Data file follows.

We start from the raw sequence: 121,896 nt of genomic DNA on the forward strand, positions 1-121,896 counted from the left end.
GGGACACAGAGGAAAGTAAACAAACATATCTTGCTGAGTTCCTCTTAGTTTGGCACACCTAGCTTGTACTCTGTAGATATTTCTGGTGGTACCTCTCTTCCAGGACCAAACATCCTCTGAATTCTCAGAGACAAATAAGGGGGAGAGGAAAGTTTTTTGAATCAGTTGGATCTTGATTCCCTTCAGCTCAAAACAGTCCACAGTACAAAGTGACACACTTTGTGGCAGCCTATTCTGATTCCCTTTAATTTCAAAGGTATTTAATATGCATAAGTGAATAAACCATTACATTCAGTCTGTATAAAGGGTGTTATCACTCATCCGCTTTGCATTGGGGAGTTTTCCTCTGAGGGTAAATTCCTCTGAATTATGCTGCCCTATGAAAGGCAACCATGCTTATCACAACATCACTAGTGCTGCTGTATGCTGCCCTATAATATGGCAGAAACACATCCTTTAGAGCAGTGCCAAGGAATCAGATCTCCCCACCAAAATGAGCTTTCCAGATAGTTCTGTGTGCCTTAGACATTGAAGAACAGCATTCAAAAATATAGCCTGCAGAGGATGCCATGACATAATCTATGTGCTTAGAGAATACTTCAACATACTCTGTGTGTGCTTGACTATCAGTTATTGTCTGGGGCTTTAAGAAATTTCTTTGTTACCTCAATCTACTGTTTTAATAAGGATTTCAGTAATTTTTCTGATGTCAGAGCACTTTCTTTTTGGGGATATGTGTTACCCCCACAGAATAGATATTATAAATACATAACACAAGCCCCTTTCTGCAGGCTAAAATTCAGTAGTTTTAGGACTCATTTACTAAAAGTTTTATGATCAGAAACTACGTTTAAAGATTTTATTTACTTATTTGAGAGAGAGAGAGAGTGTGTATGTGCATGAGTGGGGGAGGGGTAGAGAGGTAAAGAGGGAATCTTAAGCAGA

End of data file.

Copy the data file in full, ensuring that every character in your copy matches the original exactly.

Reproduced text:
We start from the raw sequence: 121,896 nt of genomic DNA on the forward strand, positions 1-121,896 counted from the left end.
GGGACACAGAGGAAAGTAAACAAACATATCTTGCTGAGTTCCTCTTAGTTTGGCACACCTAGCTTGTACTCTGTAGATATTTCTGGTGGTACCTCTCTTCCAGGACCAAACATCCTCTGAATTCTCAGAGACAAATAAGGGGGAGAGGAAAGTTTTTTGAATCAGTTGGATCTTGATTCCCTTCAGCTCAAAACAGTCCACAGTACAAAGTGACACACTTTGTGGCAGCCTATTCTGATTCCCTTTAATTTCAAAGGTATTTAATATGCATAAGTGAATAAACCATTACATTCAGTCTGTATAAAGGGTGTTATCACTCATCCGCTTTGCATTGGGGAGTTTTCCTCTGAGGGTAAATTCCTCTGAATTATGCTGCCCTATGAAAGGCAACCATGCTTATCACAACATCACTAGTGCTGCTGTATGCTGCCCTATAATATGGCAGAAACACATCCTTTAGAGCAGTGCCAAGGAATCAGATCTCCCCACCAAAATGAGCTTTCCAGATAGTTCTGTGTGCCTTAGACATTGAAGAACAGCATTCAAAAATATAGCCTGCAGAGGATGCCATGACATAATCTATGTGCTTAGAGAATACTTCAACATACTCTGTGTGTGCTTGACTATCAGTTATTGTCTGGGGCTTTAAGAAATTTCTTTGTTACCTCAATCTACTGTTTTAATAAGGATTTCAGTAATTTTTCTGATGTCAGAGCACTTTCTTTTTGGGGATATGTGTTACCCCCACAGAATAGATATTATAAATACATAACACAAGCCCCTTTCTGCAGGCTAAAATTCAGTAGTTTTAGGACTCATTTACTAAAAGTTTTATGATCAGAAACTACGTTTAAAGATTTTATTTACTTATTTGAGAGAGAGAGAGAGTGTGTATGTGCATGAGTGGGGGAGGGGTAGAGAGGTAAAGAGGGAATCTTAAGCAGA